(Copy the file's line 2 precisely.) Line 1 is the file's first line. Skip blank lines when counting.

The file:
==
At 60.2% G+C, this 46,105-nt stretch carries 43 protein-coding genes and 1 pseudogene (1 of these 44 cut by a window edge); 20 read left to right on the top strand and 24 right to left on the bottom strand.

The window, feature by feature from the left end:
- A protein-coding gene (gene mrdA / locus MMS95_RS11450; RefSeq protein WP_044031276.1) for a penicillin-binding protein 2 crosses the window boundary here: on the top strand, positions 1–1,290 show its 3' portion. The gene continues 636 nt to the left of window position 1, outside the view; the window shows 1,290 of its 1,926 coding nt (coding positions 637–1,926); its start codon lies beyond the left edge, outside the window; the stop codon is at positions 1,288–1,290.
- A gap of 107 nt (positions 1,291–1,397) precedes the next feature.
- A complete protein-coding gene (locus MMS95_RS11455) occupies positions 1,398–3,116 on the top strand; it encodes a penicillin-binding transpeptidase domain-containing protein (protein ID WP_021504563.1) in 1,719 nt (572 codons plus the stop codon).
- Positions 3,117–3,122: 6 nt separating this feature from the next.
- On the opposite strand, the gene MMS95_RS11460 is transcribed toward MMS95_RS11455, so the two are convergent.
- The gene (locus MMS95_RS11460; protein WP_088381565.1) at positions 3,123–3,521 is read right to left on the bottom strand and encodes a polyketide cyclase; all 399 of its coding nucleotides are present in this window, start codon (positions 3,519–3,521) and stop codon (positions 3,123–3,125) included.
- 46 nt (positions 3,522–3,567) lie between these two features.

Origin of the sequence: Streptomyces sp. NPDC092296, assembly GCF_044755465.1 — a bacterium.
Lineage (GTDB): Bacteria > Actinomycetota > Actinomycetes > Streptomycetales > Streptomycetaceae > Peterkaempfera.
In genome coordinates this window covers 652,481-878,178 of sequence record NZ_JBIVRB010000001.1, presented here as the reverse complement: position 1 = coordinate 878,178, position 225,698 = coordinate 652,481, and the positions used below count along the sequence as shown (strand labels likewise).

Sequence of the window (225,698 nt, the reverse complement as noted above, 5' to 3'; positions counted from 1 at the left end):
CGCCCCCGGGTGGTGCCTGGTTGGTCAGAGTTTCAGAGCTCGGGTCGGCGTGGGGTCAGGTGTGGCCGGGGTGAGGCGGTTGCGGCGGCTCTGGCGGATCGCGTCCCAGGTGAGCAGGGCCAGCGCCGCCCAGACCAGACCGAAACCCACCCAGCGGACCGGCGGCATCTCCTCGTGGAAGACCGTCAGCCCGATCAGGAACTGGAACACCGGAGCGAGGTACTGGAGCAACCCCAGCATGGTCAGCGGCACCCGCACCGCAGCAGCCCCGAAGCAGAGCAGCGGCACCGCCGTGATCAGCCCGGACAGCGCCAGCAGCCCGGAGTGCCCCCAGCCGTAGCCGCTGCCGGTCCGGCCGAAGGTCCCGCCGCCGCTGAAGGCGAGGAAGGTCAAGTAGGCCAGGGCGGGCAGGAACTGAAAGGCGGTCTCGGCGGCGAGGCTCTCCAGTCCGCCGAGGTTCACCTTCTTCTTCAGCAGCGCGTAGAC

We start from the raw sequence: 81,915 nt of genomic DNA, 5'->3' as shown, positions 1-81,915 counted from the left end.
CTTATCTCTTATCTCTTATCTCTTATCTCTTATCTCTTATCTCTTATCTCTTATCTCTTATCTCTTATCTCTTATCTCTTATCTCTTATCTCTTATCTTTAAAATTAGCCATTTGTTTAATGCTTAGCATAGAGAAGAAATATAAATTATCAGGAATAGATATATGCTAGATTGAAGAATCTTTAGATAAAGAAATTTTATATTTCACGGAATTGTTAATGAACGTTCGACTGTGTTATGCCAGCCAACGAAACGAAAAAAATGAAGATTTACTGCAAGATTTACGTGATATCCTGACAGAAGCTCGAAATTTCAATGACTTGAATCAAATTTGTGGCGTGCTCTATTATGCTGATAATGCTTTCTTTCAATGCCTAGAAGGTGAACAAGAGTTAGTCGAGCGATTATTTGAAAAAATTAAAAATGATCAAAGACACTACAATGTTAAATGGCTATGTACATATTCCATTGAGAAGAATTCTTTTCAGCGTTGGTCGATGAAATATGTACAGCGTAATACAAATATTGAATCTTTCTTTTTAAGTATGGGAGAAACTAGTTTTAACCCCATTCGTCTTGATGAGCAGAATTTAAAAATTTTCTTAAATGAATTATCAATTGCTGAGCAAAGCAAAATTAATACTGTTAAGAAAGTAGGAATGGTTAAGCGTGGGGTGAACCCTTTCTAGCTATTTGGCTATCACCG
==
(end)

The window, feature by feature from the left end: